Having just written a review of the WASP era from 1989 to ’95, I decided to take this double album back out and give it a few proper listens. I bought this 2 years ago [in different formats] with great expectations, and not understanding what it really was [my mistake, though I likely would’ve bought it anyway]. I then realized that this is all re-records… OK… And as I’ve said before – I loved the original album when it came out [still do], so why a new recording of it all [?], and a few previously non released tracks. My first impressions were that it was more polished [losing some of the aggression], and the changing of some of the lyrics [removing profanities] was a bit of a turn off. So I’d put the album away for some time, not enthused by the whole idea. Having said that, the current edition of WASP does kick ass, which [on here] also includes Doug Blair [guitar], Mike Dupke [drums, who has since left the band], and Mike Duda [bass] – albums like “Babylon”  and “Golgotha”  were fantastic releases! Blackie’s songwriting since 2000 never gets dull, and his voice is still strong. If anything, the man’s passion that he pours in to his songs and recordings has only gotten more intense. So, while on a WASP kick this past week, I thought I should pull it out give it a few listens, as it’s an end to The Crimson Idol story. Kosh returned to re-do the cover-art as well, adding a bit more color.
Despite my original response to this album, I have to say this is a great production. The sound is cleaner than the original, the mix is excellent and with a bit of keyboards that definitely give this a big movie soundtrack feel, though it possibly lack’s a bit of the raw edge of the original. The performances are pretty flawless. Doug Blair does a superb reworking of Bob Kulick’s original guitar leads. Blackie still sounds great, but not as angry this time around, the words seem to be clearer upon listening, and I find the only noticeable aging in his voice during some of the softer parts, such as the acoustic verse that starts the last song.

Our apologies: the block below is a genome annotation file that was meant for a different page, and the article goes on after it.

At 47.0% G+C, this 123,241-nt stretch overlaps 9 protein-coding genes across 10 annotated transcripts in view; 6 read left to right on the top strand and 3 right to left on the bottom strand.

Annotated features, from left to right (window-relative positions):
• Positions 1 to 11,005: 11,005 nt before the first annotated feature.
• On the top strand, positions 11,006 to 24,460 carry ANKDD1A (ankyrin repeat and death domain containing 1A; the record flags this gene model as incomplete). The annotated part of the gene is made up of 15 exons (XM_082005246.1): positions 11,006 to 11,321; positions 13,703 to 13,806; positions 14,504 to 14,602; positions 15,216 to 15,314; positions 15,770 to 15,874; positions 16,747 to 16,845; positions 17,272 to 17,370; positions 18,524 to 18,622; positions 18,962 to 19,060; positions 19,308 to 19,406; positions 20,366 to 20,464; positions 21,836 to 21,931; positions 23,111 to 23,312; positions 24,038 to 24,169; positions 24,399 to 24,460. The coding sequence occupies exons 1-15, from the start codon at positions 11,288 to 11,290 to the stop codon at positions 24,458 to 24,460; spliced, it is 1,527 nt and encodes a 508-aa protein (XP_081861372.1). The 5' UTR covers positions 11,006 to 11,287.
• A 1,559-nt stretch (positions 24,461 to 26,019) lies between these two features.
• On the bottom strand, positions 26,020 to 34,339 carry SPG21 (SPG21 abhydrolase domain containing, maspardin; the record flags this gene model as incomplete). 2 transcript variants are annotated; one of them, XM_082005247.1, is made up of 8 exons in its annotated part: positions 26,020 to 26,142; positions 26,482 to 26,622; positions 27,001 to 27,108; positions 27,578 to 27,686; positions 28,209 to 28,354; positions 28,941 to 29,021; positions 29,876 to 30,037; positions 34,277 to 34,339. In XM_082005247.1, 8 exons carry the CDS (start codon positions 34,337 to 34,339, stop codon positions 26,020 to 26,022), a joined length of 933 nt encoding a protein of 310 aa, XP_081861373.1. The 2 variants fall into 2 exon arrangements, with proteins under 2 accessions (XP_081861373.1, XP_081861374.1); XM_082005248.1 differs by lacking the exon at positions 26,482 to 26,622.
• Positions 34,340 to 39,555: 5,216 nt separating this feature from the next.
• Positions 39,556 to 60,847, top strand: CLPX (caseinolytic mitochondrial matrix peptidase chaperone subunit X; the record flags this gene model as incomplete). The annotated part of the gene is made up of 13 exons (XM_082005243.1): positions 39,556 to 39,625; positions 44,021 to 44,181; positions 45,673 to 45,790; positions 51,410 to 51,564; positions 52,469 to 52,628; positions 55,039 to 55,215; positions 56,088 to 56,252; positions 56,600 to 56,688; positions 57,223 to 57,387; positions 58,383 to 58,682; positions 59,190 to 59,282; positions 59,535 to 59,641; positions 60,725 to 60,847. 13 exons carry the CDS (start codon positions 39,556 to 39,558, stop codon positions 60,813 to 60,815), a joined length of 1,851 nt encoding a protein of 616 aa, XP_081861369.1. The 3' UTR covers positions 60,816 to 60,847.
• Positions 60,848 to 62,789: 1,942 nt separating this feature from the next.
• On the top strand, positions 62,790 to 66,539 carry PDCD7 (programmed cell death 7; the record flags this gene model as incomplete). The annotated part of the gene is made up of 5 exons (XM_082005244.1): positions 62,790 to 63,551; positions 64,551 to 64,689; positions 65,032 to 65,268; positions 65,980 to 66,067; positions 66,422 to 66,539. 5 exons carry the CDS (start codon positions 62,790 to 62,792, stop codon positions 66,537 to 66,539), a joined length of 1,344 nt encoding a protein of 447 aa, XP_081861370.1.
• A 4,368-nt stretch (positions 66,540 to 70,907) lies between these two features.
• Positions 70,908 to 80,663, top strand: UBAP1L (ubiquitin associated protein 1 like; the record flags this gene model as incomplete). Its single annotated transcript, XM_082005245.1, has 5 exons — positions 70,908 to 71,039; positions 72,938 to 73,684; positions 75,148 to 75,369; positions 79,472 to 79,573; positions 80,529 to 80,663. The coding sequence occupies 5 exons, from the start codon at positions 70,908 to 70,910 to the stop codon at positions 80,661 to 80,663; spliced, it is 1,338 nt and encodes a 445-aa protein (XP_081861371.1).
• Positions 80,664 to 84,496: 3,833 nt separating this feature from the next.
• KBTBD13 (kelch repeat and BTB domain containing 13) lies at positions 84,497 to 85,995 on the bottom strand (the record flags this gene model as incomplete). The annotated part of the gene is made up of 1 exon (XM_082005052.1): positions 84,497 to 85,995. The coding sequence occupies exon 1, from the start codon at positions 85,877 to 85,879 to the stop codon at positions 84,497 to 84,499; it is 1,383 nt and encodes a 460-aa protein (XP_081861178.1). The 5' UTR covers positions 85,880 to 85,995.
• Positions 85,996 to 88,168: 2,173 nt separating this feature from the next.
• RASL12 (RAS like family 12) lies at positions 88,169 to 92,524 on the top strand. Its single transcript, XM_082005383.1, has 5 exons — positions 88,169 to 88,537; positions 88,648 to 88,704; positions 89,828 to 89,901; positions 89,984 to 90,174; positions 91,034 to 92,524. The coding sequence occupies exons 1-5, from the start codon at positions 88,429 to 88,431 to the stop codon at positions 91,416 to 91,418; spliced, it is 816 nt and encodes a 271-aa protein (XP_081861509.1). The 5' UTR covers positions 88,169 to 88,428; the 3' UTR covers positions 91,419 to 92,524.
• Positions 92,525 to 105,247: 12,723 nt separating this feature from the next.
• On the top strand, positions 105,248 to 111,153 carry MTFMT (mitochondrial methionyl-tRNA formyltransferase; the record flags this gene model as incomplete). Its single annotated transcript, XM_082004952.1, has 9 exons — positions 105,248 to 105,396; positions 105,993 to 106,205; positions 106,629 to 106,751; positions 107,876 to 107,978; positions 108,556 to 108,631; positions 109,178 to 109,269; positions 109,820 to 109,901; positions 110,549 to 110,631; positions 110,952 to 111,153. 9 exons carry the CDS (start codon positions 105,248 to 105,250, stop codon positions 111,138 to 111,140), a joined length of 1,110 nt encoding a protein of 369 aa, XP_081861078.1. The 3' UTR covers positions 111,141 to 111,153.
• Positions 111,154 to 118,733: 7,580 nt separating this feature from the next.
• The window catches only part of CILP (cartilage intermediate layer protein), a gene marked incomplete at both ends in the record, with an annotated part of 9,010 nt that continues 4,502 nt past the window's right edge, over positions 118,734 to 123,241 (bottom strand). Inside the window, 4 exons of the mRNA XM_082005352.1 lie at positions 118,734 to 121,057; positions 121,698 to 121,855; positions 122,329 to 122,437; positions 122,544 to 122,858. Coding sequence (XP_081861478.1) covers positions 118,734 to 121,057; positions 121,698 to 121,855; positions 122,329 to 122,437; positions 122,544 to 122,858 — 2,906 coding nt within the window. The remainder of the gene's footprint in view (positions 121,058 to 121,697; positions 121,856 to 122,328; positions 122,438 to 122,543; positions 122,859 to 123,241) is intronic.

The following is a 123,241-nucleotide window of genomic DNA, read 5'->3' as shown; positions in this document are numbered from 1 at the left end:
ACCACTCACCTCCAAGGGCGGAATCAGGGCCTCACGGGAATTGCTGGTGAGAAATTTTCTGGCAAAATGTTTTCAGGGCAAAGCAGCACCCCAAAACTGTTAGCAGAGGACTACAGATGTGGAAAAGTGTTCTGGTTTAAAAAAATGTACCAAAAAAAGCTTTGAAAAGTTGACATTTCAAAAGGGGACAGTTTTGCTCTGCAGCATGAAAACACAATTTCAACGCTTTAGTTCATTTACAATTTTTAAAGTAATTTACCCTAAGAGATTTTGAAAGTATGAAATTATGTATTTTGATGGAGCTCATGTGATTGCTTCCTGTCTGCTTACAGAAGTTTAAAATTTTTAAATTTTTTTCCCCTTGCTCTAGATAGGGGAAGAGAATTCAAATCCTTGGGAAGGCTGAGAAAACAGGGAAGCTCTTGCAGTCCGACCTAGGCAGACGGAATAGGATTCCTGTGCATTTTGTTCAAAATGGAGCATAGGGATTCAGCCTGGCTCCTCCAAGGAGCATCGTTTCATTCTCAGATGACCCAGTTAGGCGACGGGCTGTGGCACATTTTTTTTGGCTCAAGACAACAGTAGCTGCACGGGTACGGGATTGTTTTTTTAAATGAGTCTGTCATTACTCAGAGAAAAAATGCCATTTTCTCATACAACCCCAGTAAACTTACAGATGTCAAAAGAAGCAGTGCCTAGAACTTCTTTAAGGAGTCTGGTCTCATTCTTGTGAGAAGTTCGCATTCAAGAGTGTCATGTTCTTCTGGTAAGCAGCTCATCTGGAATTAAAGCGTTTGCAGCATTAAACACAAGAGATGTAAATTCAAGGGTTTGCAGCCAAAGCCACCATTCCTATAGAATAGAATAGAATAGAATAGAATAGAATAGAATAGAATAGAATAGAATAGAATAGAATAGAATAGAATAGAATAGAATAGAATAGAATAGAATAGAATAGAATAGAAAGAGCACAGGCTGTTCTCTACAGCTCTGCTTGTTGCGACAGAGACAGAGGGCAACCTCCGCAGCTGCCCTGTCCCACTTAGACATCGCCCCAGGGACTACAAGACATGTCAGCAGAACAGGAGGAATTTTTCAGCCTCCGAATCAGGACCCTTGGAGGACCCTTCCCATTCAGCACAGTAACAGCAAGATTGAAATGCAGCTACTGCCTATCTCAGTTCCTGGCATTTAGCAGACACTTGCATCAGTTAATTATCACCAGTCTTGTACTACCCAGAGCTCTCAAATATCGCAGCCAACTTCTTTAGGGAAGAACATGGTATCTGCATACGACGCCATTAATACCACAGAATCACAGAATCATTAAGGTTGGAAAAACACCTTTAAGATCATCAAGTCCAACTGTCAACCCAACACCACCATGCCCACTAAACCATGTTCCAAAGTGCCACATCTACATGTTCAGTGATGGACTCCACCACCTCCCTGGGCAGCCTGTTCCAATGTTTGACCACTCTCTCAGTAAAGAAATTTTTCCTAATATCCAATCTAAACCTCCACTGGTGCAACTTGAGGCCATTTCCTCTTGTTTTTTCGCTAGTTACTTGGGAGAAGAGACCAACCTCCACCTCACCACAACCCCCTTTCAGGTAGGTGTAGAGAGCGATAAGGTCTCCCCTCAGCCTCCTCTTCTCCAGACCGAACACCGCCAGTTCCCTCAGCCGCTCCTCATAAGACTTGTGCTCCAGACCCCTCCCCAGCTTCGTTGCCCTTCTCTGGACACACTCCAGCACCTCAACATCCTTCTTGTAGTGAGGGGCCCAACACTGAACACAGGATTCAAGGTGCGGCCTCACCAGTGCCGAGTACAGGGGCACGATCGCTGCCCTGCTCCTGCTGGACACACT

There is a few previously unheard songs that were either left off or not competed at the time of the original album. 2 are more so interludes tying in with the story as they clock in at under 2 minutes [each]. “Miss You” did appear on Golgotha, from 2015, but in interviews Blackie claims the song was the first one written for The Crimson Idol way back, but was never finished then, so it suits the story here quite well, and it’s a solid heavy ballad; a bit longer than the Golgotha version. “Michael’s Song” is one short passage, a sweet tune with acoustic guitar and synths – reminds me of “Euphoria” from ‘Unholy Terror’, and ends with the breaking of something [a mirror, perhaps?]. The other short tune is titled “Hey Mama”, which is just synths [playing the orchestra role] and vocal. Now, interestingly, my black vinyl copy of this has 2 – side ‘C’s , so I put on side D first and lo and behold – there are the 2 best ‘new’ tracks! “The Lost Boy”, a bit of a rocker, which would sit well right after “Hey Mama”, and definitely sounds like it always belonged on The Crimson Idol, musically. Best surprise here though is “The Peace”; it’s a ballad, but it’s moving – musically and lyrically; it’s uplifting, and regardless of it’s place in this story, it’s a fitting song for the times. Great vocal and harmonies, orchestrated synths… features Frankie Banali on drums [which makes me think some of this track is leftover from ’92]. There’s a little dialogue between Jonathan and the Mirror before the final epic “The Great Misconceptions of Me”. Not sure why the 2 B-sides to the original album weren’t worked in to this[?]. Blackie’s also altered a few words in “Chainsaw Charlie” [and elsewhere] to remove the profanity the original had. I wasn’t crazy about this upon hearing it, as it takes away a good bit of the anger in the song, and the effect that the original language delivered.
Glad I pulled this out, It’s a great double LP set. There’s also the DVD of the film, I imagine I’ll get around to watching it some day, but really, for me, I’m happy with the music telling the story [a book would’ve been cool].
Interview: W.A.S.P. lead guitarist Doug Blair